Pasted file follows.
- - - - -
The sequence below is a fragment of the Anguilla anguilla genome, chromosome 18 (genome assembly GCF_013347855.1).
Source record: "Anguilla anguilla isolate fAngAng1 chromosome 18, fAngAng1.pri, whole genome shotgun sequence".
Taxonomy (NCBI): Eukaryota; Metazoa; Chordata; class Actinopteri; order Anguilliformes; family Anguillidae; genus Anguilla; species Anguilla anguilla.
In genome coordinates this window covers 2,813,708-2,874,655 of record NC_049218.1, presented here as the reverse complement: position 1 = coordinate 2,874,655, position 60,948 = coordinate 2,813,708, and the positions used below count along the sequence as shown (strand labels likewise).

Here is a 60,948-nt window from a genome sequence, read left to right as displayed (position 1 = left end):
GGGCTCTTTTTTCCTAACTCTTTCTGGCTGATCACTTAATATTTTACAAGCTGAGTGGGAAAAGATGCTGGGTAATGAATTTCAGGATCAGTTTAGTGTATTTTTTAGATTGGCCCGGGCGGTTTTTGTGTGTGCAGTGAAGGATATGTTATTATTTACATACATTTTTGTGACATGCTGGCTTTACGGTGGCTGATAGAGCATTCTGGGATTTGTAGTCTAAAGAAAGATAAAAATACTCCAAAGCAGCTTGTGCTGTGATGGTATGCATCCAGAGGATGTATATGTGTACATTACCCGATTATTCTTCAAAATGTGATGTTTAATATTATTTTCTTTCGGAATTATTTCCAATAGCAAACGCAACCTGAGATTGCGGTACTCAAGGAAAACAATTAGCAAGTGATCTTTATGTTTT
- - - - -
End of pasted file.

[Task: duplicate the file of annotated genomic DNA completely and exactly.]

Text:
The sequence below is a fragment of the Anguilla anguilla genome, chromosome 18 (genome assembly GCF_013347855.1).
Source record: "Anguilla anguilla isolate fAngAng1 chromosome 18, fAngAng1.pri, whole genome shotgun sequence".
Taxonomy (NCBI): Eukaryota; Metazoa; Chordata; class Actinopteri; order Anguilliformes; family Anguillidae; genus Anguilla; species Anguilla anguilla.
In genome coordinates this window covers 2,813,708-2,874,655 of record NC_049218.1, presented here as the reverse complement: position 1 = coordinate 2,874,655, position 60,948 = coordinate 2,813,708, and the positions used below count along the sequence as shown (strand labels likewise).

Here is a 60,948-nt window from a genome sequence, read left to right as displayed (position 1 = left end):
GGGCTCTTTTTTCCTAACTCTTTCTGGCTGATCACTTAATATTTTACAAGCTGAGTGGGAAAAGATGCTGGGTAATGAATTTCAGGATCAGTTTAGTGTATTTTTTAGATTGGCCCGGGCGGTTTTTGTGTGTGCAGTGAAGGATATGTTATTATTTACATACATTTTTGTGACATGCTGGCTTTACGGTGGCTGATAGAGCATTCTGGGATTTGTAGTCTAAAGAAAGATAAAAATACTCCAAAGCAGCTTGTGCTGTGATGGTATGCATCCAGAGGATGTATATGTGTACATTACCCGATTATTCTTCAAAATGTGATGTTTAATATTATTTTCTTTCGGAATTATTTCCAATAGCAAACGCAACCTGAGATTGCGGTACTCAAGGAAAACAATTAGCAAGTGATCTTTATGTTTT